the short story project

A Play

Roy Chen On:

A Play by Anton Chekhov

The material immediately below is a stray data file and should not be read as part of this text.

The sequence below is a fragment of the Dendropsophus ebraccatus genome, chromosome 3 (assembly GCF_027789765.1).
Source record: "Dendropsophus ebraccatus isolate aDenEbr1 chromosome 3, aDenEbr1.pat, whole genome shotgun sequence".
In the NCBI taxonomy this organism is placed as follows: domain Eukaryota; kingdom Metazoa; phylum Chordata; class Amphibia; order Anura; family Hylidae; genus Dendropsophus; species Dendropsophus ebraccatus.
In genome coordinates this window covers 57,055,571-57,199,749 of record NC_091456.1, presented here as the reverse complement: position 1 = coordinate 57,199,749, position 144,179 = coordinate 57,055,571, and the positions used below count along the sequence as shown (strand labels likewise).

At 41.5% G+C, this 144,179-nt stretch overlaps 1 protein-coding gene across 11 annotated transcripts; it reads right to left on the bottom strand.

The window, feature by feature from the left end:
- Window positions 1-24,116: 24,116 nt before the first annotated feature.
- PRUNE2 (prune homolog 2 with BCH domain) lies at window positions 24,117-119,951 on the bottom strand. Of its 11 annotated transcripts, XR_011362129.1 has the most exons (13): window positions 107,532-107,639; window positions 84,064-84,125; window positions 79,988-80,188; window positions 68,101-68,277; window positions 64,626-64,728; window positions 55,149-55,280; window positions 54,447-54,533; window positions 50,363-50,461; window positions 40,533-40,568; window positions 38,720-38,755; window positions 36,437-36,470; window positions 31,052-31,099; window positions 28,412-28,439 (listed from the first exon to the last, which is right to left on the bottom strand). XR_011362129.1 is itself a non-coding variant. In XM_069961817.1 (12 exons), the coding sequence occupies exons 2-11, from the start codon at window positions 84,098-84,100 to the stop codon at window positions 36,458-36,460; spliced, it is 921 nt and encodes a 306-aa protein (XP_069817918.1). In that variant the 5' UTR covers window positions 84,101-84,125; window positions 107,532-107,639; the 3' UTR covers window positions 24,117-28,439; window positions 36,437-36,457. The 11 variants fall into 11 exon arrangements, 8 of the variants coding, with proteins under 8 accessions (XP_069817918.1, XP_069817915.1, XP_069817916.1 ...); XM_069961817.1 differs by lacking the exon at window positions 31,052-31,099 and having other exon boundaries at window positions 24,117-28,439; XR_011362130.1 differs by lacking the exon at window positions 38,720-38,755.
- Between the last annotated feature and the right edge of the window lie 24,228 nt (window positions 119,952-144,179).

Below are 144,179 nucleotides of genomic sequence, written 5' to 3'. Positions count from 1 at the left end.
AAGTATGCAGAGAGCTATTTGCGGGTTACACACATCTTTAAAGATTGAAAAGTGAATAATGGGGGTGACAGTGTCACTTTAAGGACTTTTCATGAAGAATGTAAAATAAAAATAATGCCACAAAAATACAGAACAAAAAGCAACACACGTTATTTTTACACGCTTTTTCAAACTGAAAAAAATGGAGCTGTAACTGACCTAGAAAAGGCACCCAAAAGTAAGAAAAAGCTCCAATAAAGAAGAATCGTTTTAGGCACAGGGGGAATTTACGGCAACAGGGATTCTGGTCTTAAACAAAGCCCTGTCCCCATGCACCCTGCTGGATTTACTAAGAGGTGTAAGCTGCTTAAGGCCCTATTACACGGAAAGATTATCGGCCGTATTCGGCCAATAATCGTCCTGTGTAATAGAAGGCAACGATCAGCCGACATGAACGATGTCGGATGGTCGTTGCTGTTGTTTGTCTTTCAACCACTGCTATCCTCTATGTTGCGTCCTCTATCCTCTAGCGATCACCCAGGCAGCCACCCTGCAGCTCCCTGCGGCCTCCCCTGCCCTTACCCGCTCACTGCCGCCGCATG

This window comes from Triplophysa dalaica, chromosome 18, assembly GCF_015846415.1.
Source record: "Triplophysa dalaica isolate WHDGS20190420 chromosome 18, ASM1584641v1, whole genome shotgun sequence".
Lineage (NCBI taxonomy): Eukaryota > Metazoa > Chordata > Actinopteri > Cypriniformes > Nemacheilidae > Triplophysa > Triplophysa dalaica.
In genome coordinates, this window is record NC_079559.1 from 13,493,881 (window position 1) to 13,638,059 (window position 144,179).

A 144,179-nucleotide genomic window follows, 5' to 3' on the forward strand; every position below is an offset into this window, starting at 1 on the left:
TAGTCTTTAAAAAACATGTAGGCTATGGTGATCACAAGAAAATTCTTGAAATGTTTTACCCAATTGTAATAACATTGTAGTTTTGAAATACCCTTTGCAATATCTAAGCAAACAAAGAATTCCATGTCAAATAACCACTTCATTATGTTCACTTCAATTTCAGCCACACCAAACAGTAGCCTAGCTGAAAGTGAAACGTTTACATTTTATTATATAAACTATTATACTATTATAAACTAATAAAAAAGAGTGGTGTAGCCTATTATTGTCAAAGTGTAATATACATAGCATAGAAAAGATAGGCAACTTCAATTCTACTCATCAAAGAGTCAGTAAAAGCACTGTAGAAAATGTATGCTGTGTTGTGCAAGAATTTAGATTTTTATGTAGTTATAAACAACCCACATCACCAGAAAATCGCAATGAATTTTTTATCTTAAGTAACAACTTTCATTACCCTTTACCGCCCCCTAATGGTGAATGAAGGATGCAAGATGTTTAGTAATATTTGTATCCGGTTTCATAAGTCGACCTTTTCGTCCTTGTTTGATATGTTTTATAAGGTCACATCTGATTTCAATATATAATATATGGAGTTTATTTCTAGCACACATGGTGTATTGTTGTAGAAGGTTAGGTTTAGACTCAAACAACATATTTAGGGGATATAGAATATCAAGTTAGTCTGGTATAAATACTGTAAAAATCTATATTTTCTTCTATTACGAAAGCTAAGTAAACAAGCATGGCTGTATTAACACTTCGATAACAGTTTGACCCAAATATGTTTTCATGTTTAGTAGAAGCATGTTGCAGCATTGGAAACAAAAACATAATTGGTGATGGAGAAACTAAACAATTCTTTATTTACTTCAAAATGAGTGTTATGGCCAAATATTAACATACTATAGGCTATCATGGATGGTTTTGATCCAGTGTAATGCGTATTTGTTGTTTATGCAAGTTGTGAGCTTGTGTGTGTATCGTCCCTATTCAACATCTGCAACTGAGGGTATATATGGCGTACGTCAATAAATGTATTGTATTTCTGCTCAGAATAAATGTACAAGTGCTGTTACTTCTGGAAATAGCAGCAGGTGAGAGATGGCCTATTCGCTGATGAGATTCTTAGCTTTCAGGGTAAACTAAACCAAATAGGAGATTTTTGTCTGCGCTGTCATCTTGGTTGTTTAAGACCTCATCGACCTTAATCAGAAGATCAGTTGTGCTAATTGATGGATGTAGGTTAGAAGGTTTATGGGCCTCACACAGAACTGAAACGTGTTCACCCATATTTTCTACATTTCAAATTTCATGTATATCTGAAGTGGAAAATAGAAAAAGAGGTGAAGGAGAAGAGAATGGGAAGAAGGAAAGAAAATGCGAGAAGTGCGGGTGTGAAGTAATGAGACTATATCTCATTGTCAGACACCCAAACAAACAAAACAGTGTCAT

Madam Murashkin (murashki being the Russian word for ‘shivers’) is a budding playwright who wishes to read her new play to Pavel Vassilyevitch, a renowned author, seeking his critique. By her name alone it is clear what the listener feels during the reading. The short comic piece “A Play” was first published in 1887 in the periodical “Oskolki” (‘Fragments’), under A. Chekhonte, one of his many pseudonyms (‘Man without a Spleen,’ ‘Prosaic Poet,’ ‘My Brother’s Brother’ and ‘A Doctor without Patients’—Chekhov being a certified physician, of course). This text was written by young Chekhov, a brilliant feuilletonist, the author of the “Vaudevilles” (his short plays), and of short stories that won him great acclaim. Leo Tolstoy loved this story, and even told it countless times and “always laughed wholeheartedly.” The year Chekhov wrote this story he also wrote his first big play, “Ivanov,” establishing himself as a serious playwright. Shakespeare wrote: “All the world’s a stage, and all the men and women merely players,” and while that is accurate, some players who appear on the world’s stage are also playwrights. And they are not all as successful or boastful as young Chekhov—just look at Madam Murashkin…